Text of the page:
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Garmin Venu vs Garmin Venu Sq: pick the right smartwatch for you

Garmin Venu vs Garmin Venu Sq
(Image credit: Garmin)

The Garmin Venu and Garmin Venu Sq are two of the best Garmin watches available today, and if you're looking for a smart wearable that will double as a great fitness tracker, they're both excellent options.

The 'Sq' is clearly short for 'square', but there are many other differences between the two watches that are worth knowing before you make your choice, so we've put together this guide to help you choose the right Venu for you.

Summary

Summary

The biggest difference between these two smartwatches isn't the shape, but the type and quality of the display. The Garmin Venu's AMOLED screen gives deeper blacks and a wider color gamut than the LCD display used by the Venu Sq.

The Venu's screen has a much higher resolution too, which means everything looks sharp and crisp. The Venu Sq's screen is perfectly functional, and certainly doesn't look bad, but the Venu is a joy to use.

The great screen comes at a price though, and the Venu is almost twice the price of the standard Venu Sq. Whether you can justify that extra expense will depend on your budget, and whether you frequently check your watch, or just leave it to quietly track your health stats in the background while you get on with other things.

Display and design

Display

  • Venu has AMOLED display
  • Venu Sq uses LCD
  • Venu is higher resolution

The Garmin Venu has a circular display measuring 30.4mm in diameter, while the Venu Sq has a square screen that's 33.1mm diagonally (smaller than that of the Apple Watch 6, which measures 45.2mm).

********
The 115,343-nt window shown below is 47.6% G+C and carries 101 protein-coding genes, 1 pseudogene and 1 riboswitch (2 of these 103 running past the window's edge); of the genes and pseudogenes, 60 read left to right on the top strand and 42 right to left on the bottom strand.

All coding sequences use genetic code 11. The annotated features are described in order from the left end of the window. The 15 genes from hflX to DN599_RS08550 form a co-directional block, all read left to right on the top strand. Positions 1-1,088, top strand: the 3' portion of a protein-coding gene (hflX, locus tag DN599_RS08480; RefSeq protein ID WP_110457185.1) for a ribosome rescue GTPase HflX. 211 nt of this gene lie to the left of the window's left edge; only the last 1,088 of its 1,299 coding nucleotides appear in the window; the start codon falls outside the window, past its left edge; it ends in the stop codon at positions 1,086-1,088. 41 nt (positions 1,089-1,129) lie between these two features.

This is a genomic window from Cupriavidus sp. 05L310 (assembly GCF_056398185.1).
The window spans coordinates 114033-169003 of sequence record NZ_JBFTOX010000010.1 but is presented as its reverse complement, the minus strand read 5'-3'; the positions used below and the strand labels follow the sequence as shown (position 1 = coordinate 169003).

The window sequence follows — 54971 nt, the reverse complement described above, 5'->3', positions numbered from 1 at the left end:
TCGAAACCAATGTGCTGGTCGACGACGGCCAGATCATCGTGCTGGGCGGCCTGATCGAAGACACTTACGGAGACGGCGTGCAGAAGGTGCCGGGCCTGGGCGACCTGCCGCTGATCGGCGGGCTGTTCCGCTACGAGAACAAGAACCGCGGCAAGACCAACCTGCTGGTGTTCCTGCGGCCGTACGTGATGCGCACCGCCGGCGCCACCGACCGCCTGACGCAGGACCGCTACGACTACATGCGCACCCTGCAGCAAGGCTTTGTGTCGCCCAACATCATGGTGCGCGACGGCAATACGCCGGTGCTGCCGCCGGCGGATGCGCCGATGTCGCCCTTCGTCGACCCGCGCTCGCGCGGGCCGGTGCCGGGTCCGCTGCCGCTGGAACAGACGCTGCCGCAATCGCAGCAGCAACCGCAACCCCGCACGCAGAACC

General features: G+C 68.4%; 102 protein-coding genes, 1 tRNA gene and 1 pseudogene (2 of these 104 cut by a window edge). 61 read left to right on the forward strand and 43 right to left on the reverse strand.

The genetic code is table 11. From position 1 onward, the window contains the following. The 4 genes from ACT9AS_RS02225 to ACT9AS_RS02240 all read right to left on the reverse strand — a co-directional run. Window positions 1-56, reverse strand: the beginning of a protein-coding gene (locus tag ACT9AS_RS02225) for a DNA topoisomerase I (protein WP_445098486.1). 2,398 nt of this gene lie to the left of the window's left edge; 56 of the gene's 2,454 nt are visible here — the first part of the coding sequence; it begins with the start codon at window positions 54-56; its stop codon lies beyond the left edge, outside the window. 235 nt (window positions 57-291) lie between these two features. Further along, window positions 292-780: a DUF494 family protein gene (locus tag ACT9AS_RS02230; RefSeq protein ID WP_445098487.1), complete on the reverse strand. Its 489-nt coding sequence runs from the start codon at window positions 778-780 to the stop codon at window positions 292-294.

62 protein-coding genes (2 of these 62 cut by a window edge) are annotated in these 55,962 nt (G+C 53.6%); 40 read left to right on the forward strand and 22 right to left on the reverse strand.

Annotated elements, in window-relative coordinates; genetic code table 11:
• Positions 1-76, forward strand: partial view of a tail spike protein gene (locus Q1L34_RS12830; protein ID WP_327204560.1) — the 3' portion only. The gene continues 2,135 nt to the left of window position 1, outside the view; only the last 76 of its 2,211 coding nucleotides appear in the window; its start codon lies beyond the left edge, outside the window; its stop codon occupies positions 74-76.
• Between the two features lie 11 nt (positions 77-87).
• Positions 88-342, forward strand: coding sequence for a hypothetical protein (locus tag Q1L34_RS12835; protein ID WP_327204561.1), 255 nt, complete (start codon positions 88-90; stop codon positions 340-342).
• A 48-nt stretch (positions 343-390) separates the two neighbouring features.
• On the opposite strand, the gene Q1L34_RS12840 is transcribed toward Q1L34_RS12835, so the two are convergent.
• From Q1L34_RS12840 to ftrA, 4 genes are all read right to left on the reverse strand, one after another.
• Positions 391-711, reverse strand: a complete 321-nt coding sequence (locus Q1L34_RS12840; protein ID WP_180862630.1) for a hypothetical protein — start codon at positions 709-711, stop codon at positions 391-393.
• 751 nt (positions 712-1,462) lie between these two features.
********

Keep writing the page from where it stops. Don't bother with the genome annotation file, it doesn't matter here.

Both watches have color displays, but the Venu has an AMOLED screen, whereas the Venu Sq uses LCD. AMOLED displays allow for more control over each pixel, and certain pixels to be switched off completely. This results in richer blacks and saving power if you opt for one of Garmin's darker watch faces. Viewing angles are better too, which is particularly handy for a display on your wrist.

Garmin Venu

The Venu is the first Garmin watch with an AMOLED screen (Image credit: Garmin)

With an LCD display like that of the Venu Sq, the only source of light is the backlight, which means 'black' pixels aren't ever truly black, as they can't be disabled. The way colors are produced (by filtering and polarising that backlight) also means there's a smaller color gamut for an LCD screen than an AMOLED display.

Factor in the Garmin Venu's higher resolution (390 x 390 pixels, compared to 240 x 240), and you get a much clearer, crisper display that's capable of showing more information at once without a big increase in power usage.

The Venu also has an ambient light sensor, which allows its screen to adjust automatically depending on the lighting conditions for better visibility and improved power efficiency. The Venu Sq does not.

Design

  • Garmin Venu is larger and heavier
  • Venu has stainless steel case
  • Venu Sq has aluminum case

The Garmin Venu has a round case that measures 43.2 x 43.2 x 12.4mm, and is made from reinforced plastic with a stainless steel bezel. The strap is silicone (black, light sand, or granite blue), but other options are available to buy through the Garmin store.

The Venu Sq's square case is slightly smaller, measuring 40.6 x 37.0 x 11.5mm. It's also made from reinforced polymer, but has an anodized aluminum bezel rather than stainless steel. This is lighter, but doesn't have quite the same premium look.

Garmin Venu Sq

Both watches have a reinforced polymer case with metal bezel, and a silicone strap (Image credit: Garmin)

The Venu Sq's quick-release band is also made from silicone (shadow gray, white, orchid, or moss), and different straps are available to buy separately, including leather and woven designs.

Due to its smaller size and use of aluminum rather than steel, the Venu Sq is the lighter of the two watches, at 37.6g. The Garmin Venu tips the scales at 46.3g (roughly the same as the Apple Watch 6).

Both devices are rated to 5ATM, which means they can withstand water pressure at depths of up to 50m, and are suitable for showering, swimming and snorkelling (but not high-speed water sports or scuba diving).

Features

Smartwatch features

  • Garmin Venu has Wi-Fi connectivity